In the wake of the Secret Invasion, SHIELD is disbanded. In its place is HAMMER, led by the sinister Norman Osborn. Norman has plans for the Initiative, and he's given an opportunity to implement them when Ragnarok – a.k.a. "Clor" – runs amok at Camp Hammond. Now the whole cast – the camp's instructors, its graduates, and its erstwhile opponents, the New Warriors – will have to decide what their responses will be...
First up, we have the New Warriors. You remember them, right? Ex-cadets and instructors who couldn't stomach the cover-up of Michael van Patrick's death. They've been hiding out at the van Patrick cabin, but now that they've finally revealed the circumstances of Michael's death to his dad, they're not welcome there anymore. The New Warriors have to go, and so does Patrick, the sole surviving Scarlet Spider: the Blitzschlag DNA in his genes is a deal-breaker. So he, and the rest of the New Warriors, including Night Thrasher (last scene in the New Warriors title) are on their own.
Speaking of former New Warriors, let's check in with Penance, formerly Speedball. He used to be a Thunderbolt, but ever since the final battle against the Skrulls, he's been recuperating in a padded cell. But no more, because Osborn needs heroic figureheads for his new Initiative. Penance is still wracked with guilt, partially amnesiac, and hopped up on meds... but he's also the Initiative's newest instructor.
The Taskmaster, recently appointed the Initiative's ranking officer, is dismayed. "Yeah," he mutters. "This is gonna work out just great."
Of course, the Initiative already has some instructors, but maybe not for long. Tigra and the Gauntlet sit in Norman's outer office, glumly waiting for the axe to fall. In Tigra's case, it's a metaphorical axe: Norman wants to take custody of the Skrull baby she's carrying, either when it comes to term, or before. In the Gauntlet's case, it's a literal axe: Norman wants Sgt. Green's alien glove, and since it won't come off on its own, Norman plans to amputate.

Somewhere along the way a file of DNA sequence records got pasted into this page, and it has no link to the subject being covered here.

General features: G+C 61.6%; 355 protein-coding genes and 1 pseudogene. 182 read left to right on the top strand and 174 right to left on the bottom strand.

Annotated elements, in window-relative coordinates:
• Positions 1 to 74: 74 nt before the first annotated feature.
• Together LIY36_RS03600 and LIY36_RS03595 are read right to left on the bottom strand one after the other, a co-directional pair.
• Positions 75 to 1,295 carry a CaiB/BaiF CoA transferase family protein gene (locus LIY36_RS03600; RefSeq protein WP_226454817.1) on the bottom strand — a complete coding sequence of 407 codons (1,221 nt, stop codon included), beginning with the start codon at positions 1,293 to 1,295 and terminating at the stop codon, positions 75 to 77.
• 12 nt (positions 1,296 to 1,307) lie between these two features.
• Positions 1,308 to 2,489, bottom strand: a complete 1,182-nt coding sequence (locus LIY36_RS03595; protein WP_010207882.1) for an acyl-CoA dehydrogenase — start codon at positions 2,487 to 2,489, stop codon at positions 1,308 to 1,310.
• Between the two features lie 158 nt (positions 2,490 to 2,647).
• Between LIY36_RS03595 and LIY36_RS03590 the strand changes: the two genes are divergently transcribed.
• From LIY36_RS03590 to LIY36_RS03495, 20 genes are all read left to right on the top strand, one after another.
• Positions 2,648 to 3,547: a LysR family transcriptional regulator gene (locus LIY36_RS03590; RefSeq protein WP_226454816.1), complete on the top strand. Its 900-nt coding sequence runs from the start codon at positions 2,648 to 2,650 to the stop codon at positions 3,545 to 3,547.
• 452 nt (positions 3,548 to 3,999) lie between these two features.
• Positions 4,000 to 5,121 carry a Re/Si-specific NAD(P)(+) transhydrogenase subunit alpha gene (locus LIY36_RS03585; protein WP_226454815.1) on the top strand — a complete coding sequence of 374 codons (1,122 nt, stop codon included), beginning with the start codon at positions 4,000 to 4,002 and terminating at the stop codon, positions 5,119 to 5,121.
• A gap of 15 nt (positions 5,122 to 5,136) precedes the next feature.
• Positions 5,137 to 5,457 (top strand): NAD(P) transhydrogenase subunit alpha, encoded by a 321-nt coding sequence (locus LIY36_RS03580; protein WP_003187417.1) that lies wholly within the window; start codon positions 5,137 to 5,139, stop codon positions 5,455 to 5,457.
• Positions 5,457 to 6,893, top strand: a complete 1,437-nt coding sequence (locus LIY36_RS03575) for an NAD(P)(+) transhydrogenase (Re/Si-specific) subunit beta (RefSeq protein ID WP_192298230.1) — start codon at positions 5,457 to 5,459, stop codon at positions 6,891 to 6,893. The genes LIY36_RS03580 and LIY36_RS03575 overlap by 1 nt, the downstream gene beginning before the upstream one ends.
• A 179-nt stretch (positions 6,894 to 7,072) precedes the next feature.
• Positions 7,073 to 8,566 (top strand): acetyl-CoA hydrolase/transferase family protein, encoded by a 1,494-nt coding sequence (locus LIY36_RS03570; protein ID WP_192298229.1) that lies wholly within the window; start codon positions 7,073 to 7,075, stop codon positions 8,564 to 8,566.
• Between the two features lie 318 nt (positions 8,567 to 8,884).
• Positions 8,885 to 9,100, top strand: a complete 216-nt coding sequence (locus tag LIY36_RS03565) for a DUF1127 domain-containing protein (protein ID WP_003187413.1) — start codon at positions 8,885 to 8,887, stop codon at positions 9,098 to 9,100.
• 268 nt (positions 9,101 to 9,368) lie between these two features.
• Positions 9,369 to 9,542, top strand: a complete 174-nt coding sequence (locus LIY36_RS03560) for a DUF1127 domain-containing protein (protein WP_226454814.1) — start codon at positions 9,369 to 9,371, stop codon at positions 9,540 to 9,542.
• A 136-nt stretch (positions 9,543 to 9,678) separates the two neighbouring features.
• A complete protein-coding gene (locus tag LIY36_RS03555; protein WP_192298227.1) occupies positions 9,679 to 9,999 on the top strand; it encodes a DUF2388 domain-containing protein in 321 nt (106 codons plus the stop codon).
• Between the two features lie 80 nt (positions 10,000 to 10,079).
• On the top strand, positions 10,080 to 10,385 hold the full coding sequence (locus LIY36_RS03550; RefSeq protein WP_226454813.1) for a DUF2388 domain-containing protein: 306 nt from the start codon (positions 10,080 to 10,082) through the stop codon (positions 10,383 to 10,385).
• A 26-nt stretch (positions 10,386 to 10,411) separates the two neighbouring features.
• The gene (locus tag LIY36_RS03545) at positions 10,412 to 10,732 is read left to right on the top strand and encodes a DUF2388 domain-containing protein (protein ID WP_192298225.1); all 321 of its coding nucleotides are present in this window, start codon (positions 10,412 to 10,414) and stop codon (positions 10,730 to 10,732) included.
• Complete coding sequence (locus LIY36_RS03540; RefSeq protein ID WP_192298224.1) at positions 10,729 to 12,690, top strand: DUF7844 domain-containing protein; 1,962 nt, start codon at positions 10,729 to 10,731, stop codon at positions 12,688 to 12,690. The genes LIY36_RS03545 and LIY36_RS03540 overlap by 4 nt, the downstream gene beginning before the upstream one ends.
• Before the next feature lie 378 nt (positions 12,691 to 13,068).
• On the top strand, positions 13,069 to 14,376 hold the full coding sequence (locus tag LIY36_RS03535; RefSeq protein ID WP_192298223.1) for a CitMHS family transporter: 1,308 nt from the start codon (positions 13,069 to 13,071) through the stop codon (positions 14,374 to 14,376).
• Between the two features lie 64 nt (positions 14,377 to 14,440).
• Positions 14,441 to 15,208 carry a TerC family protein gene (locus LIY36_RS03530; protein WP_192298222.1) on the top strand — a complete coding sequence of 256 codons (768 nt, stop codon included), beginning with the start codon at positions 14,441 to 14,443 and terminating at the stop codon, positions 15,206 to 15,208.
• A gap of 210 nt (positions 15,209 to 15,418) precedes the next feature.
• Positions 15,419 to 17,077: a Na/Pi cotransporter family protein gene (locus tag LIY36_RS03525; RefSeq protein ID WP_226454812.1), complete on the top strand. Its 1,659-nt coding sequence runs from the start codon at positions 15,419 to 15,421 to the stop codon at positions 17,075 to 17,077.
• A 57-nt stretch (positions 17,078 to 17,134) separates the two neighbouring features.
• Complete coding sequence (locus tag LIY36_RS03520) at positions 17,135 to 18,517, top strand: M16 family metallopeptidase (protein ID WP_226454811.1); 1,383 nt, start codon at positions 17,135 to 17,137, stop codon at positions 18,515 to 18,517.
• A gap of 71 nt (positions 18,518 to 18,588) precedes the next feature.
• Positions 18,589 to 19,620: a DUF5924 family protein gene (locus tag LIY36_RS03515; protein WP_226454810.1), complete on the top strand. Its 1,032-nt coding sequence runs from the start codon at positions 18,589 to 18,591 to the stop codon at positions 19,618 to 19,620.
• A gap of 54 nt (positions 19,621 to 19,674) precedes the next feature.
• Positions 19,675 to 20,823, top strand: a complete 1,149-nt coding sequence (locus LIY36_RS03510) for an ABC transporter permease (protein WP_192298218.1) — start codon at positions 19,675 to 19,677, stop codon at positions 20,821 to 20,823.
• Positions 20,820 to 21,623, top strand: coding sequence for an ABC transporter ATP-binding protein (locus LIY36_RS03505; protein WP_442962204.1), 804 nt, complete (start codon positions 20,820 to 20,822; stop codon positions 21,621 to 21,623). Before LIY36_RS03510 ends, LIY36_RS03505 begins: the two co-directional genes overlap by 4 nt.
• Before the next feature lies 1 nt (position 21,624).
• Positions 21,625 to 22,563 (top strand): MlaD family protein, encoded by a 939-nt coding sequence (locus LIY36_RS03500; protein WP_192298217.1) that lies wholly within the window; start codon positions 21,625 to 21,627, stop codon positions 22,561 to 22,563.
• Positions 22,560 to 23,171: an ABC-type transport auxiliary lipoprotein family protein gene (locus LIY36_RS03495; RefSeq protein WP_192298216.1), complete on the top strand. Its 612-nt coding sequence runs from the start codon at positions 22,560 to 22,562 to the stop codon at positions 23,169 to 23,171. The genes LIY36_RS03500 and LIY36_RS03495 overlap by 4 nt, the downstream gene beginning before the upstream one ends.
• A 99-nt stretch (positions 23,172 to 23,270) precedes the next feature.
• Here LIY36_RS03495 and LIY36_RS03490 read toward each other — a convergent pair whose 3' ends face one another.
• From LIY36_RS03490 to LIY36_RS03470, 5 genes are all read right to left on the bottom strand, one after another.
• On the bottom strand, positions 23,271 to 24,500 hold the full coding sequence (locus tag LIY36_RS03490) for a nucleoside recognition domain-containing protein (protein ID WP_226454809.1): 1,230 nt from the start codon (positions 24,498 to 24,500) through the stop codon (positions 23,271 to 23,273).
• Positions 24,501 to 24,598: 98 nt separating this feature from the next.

Neither instructor is prepared to accept Norman's demands but Norman, and his enforcers Ares and Karla "Ms. Marvel" Sofen, insist. So Gauntlet tosses Ares out of the penthouse window, and Tigra shreds Ms. Marvel's uniform. Ares hits the pavement, and Ms. Marvel has a wardrobe malfunction – in front of a crowd of paparazzi – and as a result, neither much feels like fighting any more. So Norman calls in the Hood's band of supervillains to capture the runaway instructors. Luckily, the New Warriors intervene to rescue their erstwhile instructors. The Gauntlet isn't pleased by this, given how he used to abuse cadets by calling them "New Warriors." Rage and Slapstick aren't pleased either, for the same reason. But they can all agree that Norman has to be stopped. Exit the New Warriors; enter the Avengers Resistance.
Norman doesn't know about this, as he's too busy recruiting new instructors. Diamondback is in: maybe she used to be Captain America's girlfriend, but she also used to be in the Serpent Society, and she knows which way the wind is blowing, as Norman puts it. Prodigy is in, because Norman gives him command of the Nevada Initiative team, the Heavy Hitters. (Gravity, the former commander, gets bumped to Wisconsin and the Great Lakes Avengers.) And Trauma is in, because the Hood promises to use his infernal connections to fix the damage that Nightmare did to Trauma's mom. Trauma is perturbed – he had no idea that Nightmare was his dad – but he'll do anything to have his mother back, even if that means abusing his gifts to keep Norman's collections of sociopaths and killers in line.
So, Trauma is the link between the old Initiative and the New. SHIELD and Camp Hammond are dead. Long live Camp HAMMER.
This is a bridge issue between the old Dan Slott status quo and the new Christos Gage status quo. We've got a mostly new faculty; new leadership; new recruits; and a new base. We've got a new artist coming up: this issue is Humberto Ramos' last, and next issue will be Rafa Sandoval's first. We've got new story arcs, too, or so it would seem: the Avengers Resistance versus the Initiative, Nightmare versus Trauma and the Hood, and a good deal of intra-faculty and intra-Resistance conflict.
And it's all good. Frankly, I had expected to drop the title with this issue, given how dull and derivative the Clor arc was. I mean, it hadn't been a year since we read about one of the Initiative's dirty secrets cutting loose and tear up the base, with deadly results. But I guess it was dull and derivative because Gage was simply clearing away Slott's leftovers. Now that he's got a chance to tell his own stories, the book has regained its old energy. And as a result, this book is going to remain on my pull list.
It's better than the last few issues, and it looks like a promising beginning to a new set of stories. A good read, even if there isn't much Scarlet Spider action in it.